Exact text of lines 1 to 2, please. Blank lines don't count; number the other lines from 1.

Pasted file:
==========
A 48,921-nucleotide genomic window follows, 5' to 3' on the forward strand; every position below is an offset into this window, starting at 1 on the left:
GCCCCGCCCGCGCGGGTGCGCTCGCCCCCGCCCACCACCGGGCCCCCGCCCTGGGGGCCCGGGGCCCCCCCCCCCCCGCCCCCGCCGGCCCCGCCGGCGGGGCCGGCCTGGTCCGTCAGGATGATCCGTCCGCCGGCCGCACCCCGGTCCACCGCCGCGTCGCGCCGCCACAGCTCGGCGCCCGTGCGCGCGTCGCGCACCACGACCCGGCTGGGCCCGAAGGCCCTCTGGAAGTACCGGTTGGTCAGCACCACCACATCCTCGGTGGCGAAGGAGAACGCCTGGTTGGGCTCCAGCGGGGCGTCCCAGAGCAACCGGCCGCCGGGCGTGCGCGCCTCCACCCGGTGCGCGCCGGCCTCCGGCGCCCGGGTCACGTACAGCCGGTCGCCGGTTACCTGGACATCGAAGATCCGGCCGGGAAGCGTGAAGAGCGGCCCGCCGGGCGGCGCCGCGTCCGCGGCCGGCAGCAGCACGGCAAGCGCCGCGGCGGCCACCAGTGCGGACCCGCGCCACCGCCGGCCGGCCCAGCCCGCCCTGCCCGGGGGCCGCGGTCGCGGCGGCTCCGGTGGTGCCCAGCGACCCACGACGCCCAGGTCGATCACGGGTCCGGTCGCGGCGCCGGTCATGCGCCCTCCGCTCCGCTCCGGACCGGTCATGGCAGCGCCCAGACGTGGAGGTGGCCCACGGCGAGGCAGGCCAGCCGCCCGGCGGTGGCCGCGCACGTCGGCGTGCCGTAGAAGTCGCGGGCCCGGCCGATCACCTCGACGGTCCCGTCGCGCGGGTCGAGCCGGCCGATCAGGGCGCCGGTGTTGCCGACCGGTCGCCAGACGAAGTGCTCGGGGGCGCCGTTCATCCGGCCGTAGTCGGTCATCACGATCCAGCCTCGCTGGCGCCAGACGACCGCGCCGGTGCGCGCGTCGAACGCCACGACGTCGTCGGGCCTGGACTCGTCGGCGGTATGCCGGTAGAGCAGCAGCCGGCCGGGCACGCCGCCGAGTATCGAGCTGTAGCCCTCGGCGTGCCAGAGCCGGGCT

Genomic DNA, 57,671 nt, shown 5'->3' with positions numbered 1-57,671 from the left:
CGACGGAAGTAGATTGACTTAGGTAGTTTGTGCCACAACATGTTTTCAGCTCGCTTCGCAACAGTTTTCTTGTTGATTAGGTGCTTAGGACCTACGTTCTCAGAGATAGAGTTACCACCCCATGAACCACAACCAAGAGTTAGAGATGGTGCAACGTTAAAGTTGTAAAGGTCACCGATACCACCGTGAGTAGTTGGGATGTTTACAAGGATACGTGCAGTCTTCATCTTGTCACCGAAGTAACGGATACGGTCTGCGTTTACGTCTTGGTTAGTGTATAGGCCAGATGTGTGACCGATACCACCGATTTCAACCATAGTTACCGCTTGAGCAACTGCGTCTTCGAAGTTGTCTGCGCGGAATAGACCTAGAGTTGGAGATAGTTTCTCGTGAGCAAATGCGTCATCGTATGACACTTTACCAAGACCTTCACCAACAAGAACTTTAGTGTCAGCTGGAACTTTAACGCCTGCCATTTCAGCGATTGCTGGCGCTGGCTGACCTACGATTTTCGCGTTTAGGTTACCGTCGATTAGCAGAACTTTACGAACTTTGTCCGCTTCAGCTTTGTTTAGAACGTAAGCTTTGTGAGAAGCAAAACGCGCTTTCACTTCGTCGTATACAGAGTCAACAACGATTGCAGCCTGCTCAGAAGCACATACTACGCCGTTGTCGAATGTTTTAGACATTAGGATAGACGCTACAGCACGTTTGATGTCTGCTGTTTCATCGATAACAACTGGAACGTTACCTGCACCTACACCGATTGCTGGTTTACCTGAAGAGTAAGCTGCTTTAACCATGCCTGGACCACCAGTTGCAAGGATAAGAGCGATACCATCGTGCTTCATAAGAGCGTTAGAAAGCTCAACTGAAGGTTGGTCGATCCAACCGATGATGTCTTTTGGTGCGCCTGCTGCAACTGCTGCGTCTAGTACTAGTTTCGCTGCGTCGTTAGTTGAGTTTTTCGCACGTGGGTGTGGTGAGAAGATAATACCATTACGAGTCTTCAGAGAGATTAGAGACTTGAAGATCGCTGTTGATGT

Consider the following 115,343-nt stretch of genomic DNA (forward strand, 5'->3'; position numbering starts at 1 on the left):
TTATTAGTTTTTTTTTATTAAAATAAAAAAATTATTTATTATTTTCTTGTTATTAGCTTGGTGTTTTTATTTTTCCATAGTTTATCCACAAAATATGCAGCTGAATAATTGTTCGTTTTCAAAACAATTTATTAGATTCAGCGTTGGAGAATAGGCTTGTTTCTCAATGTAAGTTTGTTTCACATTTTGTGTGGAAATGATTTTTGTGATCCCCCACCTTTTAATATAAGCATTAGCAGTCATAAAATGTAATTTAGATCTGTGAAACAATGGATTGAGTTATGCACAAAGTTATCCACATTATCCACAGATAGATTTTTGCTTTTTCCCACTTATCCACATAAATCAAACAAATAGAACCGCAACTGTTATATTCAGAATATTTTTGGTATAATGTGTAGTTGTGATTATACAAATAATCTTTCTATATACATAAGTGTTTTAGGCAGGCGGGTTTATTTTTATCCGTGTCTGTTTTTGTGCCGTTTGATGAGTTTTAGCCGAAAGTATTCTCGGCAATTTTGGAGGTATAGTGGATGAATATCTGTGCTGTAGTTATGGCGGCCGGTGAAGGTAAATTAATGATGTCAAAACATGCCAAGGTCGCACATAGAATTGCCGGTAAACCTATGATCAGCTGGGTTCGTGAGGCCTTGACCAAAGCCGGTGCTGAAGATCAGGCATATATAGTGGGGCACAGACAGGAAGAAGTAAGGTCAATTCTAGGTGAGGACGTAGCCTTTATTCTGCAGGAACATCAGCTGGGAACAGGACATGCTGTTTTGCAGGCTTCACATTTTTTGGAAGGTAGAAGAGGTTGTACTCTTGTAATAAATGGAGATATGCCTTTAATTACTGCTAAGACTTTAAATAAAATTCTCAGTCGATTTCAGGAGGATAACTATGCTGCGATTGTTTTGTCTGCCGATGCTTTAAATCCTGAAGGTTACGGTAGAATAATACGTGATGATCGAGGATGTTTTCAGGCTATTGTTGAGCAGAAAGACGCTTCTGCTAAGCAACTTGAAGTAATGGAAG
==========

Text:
A 48,921-nucleotide genomic window follows, 5' to 3' on the forward strand; every position below is an offset into this window, starting at 1 on the left:
GCCCCGCCCGCGCGGGTGCGCTCGCCCCCGCCCACCACCGGGCCCCCGCCCTGGGGGCCCGGGGCCCCCCCCCCCCCGCCCCCGCCGGCCCCGCCGGCGGGGCCGGCCTGGTCCGTCAGGATGATCCGTCCGCCGGCCGCACCCCGGTCCACCGCCGCGTCGCGCCGCCACAGCTCGGCGCCCGTGCGCGCGTCGCGCACCACGACCCGGCTGGGCCCGAAGGCCCTCTGGAAGTACCGGTTGGTCAGCACCACCACATCCTCGGTGGCGAAGGAGAACGCCTGGTTGGGCTCCAGCGGGGCGTCCCAGAGCAACCGGCCGCCGGGCGTGCGCGCCTCCACCCGGTGCGCGCCGGCCTCCGGCGCCCGGGTCACGTACAGCCGGTCGCCGGTTACCTGGACATCGAAGATCCGGCCGGGAAGCGTGAAGAGCGGCCCGCCGGGCGGCGCCGCGTCCGCGGCCGGCAGCAGCACGGCAAGCGCCGCGGCGGCCACCAGTGCGGACCCGCGCCACCGCCGGCCGGCCCAGCCCGCCCTGCCCGGGGGCCGCGGTCGCGGCGGCTCCGGTGGTGCCCAGCGACCCACGACGCCCAGGTCGATCACGGGTCCGGTCGCGGCGCCGGTCATGCGCCCTCCGCTCCGCTCCGGACCGGTCATGGCAGCGCCCAGACGTGGAGGTGGCCCACGGCGAGGCAGGCCAGCCGCCCGGCGGTGGCCGCGCACGTCGGCGTGCCGTAGAAGTCGCGGGCCCGGCCGATCACCTCGACGGTCCCGTCGCGCGGGTCGAGCCGGCCGATCAGGGCGCCGGTGTTGCCGACCGGTCGCCAGACGAAGTGCTCGGGGGCGCCGTTCATCCGGCCGTAGTCGGTCATCACGATCCAGCCTCGCTGGCGCCAGACGACCGCGCCGGTGCGCGCGTCGAACGCCACGACGTCGTCGGGCCTGGACTCGTCGGCGGTATGCCGGTAGAGCAGCAGCCGGCCGGGCACGCCGCCGAGTATCGAGCTGTAGCCCTCGGCGTGCCAGAGCCGGGCT